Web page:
Kiss: Love Gun (Deluxe Edition)

Sex pistol repolished to an uncomfortable sheen.

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Gene Simmons says of this two-CD set: “The only thing our tunes hopefully have is some catchy melodies and something you can sing along with.” It’s true. With a running time of a little over 30 minutes, Love Gun, Kiss’s sixth studio album (1977), is chock-full of snappy, three-minute pop-metal diamonds, among them a trio of crown-jewel classics: I Stole Your Love, Shock Me (with Ace Frehley’s debut lead vocal) and the title track.

There are plenty of bolt-on goodies: sleevenotes by Def Leppard’s Joe Elliott; Ken Kelly’s preliminary album-cover sketch, rejected by Kiss due to its absence of ‘fetish girls’; the stories behind the songs; a slew of demos and live tracks, only one of which (Reputation) has been released before.

But the potential for this to be the greatest deluxe edition of all time is ruined by a too-clean remastering job, plus, if truth be told, a track that has dated badly in Christine Sixteen. Simmons’ sleazy spoken-word passage, which was somewhat buried in the original, now sounds too crisp’n’clear for comfort: ‘I don’t usually say things like this to girls your age, but when I saw you coming out of school that day… That day I knew – I KNEW – I’ve got to have you, I’ve got to have you.‘The lyric ‘She’s been around but she’s young and clean’ doesn’t help either.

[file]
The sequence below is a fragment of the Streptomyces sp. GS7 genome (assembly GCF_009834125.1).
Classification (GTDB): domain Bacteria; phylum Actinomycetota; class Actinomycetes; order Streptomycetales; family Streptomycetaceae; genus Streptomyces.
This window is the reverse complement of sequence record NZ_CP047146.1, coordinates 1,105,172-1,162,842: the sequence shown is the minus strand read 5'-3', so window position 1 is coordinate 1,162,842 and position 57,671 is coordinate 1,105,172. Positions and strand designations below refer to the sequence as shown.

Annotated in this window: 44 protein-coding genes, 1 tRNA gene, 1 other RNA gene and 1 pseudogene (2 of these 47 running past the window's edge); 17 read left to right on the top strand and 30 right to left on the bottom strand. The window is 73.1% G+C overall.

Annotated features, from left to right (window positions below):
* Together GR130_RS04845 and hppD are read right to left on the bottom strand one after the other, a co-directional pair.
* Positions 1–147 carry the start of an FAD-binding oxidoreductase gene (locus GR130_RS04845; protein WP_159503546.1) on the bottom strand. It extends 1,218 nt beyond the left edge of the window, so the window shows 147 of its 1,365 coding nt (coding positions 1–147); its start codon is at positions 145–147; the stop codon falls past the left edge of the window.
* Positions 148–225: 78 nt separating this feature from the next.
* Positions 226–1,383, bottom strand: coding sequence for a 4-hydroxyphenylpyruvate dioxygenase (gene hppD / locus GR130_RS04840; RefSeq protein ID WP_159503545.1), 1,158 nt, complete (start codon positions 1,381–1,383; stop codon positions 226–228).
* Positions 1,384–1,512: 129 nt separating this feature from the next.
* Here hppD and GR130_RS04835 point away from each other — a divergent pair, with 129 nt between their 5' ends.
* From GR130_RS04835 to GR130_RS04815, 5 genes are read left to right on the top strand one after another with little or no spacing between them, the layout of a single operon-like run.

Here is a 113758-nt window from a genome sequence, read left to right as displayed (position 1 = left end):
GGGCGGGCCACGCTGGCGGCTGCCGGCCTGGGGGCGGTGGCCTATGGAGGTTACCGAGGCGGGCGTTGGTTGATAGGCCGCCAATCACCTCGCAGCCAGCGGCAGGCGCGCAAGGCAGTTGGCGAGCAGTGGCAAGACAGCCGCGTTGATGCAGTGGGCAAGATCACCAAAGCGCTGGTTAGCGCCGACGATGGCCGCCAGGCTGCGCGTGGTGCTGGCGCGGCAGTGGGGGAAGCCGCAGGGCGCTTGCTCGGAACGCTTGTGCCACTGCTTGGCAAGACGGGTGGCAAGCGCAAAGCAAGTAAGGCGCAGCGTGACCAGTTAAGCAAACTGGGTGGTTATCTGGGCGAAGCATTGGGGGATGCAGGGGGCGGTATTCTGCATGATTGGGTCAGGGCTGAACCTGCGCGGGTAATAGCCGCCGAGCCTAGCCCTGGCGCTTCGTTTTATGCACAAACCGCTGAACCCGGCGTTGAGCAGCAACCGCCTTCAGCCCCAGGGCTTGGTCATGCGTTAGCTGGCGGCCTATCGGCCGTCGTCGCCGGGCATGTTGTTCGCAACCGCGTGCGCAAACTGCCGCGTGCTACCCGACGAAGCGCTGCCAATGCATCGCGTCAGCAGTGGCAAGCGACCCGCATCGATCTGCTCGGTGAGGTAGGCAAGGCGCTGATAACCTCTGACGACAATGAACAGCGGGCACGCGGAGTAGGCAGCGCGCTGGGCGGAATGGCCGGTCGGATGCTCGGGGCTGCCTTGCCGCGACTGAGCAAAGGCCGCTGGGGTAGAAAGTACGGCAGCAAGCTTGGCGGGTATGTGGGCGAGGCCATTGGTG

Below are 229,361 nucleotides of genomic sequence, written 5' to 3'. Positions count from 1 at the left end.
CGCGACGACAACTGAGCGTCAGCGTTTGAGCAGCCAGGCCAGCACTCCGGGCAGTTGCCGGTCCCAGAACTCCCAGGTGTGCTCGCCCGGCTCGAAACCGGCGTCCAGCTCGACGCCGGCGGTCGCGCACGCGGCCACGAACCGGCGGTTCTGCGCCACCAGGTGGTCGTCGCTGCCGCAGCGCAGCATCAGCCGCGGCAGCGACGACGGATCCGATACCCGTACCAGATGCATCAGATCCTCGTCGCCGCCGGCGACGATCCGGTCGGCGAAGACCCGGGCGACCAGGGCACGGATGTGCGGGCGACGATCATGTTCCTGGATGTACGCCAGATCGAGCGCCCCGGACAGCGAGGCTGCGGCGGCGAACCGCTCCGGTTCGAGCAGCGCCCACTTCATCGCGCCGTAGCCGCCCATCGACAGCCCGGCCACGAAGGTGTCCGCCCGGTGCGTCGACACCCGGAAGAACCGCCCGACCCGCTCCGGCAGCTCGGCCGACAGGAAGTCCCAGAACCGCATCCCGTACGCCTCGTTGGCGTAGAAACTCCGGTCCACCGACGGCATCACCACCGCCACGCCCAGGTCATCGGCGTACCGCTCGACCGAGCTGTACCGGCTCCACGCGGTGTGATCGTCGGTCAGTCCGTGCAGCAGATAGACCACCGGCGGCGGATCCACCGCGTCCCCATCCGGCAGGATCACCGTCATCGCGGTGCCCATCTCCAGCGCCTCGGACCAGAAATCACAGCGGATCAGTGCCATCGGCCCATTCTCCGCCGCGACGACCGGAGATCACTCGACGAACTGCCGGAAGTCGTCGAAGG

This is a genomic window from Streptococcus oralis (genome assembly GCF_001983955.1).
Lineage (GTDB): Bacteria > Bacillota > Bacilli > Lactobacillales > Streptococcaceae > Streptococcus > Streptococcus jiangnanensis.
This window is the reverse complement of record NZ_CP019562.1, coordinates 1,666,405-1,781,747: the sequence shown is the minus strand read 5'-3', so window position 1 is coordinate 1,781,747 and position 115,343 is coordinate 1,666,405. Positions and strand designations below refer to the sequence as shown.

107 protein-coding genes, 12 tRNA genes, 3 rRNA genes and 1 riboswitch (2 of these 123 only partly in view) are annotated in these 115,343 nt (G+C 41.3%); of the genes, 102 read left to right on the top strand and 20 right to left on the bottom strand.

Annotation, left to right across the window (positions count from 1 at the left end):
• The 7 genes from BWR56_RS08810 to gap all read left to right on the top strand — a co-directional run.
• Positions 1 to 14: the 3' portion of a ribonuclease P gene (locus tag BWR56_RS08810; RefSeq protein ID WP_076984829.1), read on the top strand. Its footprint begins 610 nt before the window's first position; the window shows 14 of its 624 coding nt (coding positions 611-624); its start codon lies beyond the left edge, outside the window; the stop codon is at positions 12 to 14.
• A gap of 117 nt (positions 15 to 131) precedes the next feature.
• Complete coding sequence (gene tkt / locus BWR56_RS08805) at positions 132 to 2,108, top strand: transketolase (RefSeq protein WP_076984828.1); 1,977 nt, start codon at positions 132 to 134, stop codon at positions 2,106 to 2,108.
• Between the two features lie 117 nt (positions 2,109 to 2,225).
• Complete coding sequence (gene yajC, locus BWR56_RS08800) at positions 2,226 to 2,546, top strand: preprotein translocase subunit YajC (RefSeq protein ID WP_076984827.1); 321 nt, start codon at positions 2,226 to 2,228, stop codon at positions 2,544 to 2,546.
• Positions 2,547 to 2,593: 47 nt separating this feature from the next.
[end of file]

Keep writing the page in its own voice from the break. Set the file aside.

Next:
Of course, one should place the song in the context of the era: the lascivious 1970s. But like a TV repeat of Mind Your Language, it doesn’t sit comfortably in these more enlightened times./o:p

Geoff Barton

Geoff Barton is a British journalist who founded the heavy metal magazine Kerrang! and was an editor of Sounds music magazine. He specialised in covering rock music and helped popularise the new wave of British heavy metal (NWOBHM) after using the term for the first time (after editor Alan Lewis coined it) in the May 1979 issue of Sounds.